Biology prof recognized for his career accomplishments

17 Feb 2017 - 12:47pm
Emeritus Professor Glenn Morris

Professor Glenn Morris received two awards in 2016 to recognize his contributions to the field of Biology.

He received the Insect Drummer Award jointly with M.C. Busnel and R.G. Busnel to recognize their "lifetime achievement for research on vibrational communication." The award was presented in Trento, Italy in July at the First International Symposium on Biotremology.

View to the U: An eye on UTM research podcast

3 Feb 2017 - 8:13am
Image of VIEW to the U logo

View to the U is a monthly podcast that features U of T Mississauga faculty members from a range of disciplines who will illuminate some of the inner-workings of the science labs and enlighten the social sciences and humanities hubs at UTM. 

The first season will feature researchers speaking about their work and will have UTM's 50th anniversary as its focus.

Listen to the first one that features Professor Ulrich Krull from the Department of Chemical & Physical Sciences.

Total Recall

28 Jan 2017 - 6:59am
Image of Professor Keisuke Fukuda

Here’s a study tip for students cramming for upcoming exams: focusing on larger amounts of information for shorter bits of time – we are talking milliseconds – can be more effective than mulling over smaller amounts of material for longer durations.

This is one of the findings of Professor Keisuke Fukuda in UTM’s Department of Psychology from an experimental study in his lab.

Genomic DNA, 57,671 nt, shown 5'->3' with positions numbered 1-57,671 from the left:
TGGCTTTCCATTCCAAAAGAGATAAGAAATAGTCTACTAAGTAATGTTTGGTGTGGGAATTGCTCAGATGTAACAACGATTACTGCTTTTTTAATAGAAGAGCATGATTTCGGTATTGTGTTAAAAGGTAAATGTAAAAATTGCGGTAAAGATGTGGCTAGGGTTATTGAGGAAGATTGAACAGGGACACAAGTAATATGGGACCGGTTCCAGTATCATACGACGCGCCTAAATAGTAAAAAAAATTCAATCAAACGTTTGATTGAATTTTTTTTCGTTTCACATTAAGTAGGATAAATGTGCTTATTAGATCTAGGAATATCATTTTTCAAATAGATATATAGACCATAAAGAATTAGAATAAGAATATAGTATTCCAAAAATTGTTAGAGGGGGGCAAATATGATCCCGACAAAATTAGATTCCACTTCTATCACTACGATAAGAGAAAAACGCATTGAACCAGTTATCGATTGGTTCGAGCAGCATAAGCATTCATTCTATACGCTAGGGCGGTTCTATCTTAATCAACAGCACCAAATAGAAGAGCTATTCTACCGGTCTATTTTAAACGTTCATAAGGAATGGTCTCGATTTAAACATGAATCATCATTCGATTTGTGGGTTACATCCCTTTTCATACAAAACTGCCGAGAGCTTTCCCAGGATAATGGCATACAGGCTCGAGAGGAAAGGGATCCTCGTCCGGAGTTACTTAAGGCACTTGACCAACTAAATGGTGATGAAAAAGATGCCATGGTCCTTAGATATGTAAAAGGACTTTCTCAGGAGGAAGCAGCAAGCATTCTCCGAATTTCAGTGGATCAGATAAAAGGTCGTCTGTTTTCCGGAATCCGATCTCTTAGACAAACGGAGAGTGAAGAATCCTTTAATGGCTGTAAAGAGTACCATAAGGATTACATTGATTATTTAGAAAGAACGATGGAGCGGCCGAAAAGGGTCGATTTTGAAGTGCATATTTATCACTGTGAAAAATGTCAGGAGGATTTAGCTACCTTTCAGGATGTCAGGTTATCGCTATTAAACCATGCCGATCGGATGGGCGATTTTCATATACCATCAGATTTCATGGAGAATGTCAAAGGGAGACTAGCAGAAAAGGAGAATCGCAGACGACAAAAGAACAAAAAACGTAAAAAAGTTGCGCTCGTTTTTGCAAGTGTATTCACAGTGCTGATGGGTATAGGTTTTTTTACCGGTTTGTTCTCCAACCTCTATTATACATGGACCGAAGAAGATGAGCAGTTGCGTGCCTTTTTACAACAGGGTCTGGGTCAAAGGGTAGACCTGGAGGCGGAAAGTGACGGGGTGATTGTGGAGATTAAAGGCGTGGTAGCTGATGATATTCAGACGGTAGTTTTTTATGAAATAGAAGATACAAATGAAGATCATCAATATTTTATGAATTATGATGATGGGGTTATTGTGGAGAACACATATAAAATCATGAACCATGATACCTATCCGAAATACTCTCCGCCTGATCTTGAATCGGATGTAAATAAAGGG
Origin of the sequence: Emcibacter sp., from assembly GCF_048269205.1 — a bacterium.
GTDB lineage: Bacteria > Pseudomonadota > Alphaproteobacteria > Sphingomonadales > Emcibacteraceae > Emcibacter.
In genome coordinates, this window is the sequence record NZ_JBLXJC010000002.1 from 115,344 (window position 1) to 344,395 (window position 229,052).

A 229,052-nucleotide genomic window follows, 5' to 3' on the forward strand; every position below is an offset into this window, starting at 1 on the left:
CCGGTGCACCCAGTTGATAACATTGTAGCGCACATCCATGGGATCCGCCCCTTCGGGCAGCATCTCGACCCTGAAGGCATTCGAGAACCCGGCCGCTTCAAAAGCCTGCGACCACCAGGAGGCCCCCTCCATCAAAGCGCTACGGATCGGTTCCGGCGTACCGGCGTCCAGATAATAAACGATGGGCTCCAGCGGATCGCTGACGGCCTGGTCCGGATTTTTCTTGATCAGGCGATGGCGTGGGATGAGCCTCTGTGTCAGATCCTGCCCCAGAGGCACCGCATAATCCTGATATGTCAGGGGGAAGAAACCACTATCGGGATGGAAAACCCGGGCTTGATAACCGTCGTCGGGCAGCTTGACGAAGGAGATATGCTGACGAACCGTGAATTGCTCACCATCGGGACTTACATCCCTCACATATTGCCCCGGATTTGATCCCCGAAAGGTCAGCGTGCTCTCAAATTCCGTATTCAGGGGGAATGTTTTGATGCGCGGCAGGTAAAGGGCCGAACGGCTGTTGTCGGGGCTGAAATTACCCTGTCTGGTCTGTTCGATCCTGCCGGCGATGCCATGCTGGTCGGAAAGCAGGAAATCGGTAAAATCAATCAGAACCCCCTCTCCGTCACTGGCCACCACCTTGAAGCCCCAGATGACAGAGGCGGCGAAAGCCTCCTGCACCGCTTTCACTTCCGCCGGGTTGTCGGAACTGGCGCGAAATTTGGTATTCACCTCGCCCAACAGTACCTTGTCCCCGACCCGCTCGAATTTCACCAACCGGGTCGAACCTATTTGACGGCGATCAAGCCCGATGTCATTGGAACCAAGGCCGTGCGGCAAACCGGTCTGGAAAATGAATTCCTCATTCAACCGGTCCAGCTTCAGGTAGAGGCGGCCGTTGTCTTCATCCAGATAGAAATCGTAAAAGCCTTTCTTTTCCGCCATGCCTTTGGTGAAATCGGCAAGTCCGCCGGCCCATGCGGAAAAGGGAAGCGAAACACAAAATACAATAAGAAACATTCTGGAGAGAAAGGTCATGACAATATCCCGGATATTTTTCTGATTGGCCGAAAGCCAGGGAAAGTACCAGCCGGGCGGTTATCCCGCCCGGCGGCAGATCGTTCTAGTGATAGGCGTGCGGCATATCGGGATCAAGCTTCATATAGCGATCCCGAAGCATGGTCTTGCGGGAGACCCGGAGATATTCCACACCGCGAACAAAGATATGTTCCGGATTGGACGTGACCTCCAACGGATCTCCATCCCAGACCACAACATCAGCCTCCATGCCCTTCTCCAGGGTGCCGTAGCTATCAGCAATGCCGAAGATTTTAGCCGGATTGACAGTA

U of T Mississauga Working Groups

24 Jan 2017 - 9:34am
Image of Professors Daniel Wright and Terry F. Robsinson

In 2014 the Office of the Vice-Principal, Research, introduced a suite of internal funding opportunities for faculty members, including the Working Groups fund, which supports research in the Humanities and Social Sciences.

New findings from UofT Mississauga highlight how enzymes make use of the empty binding site to drive a significant chemical reaction

23 Jan 2017 - 7:52am
Image of fluoroacetate dehalogenase shown binding the substrate fluoroacetate (drawn in green) while water molecules in the empty half of the dimer are shown to exit.

A single carbonic anhydrase enzyme molecule can forge almost a million carbonate molecules from the substrate, carbon dioxide, every second. This might not mean a lot to most people, but we can be grateful this process occurs: we wouldn’t be able to breathe oxygen without it.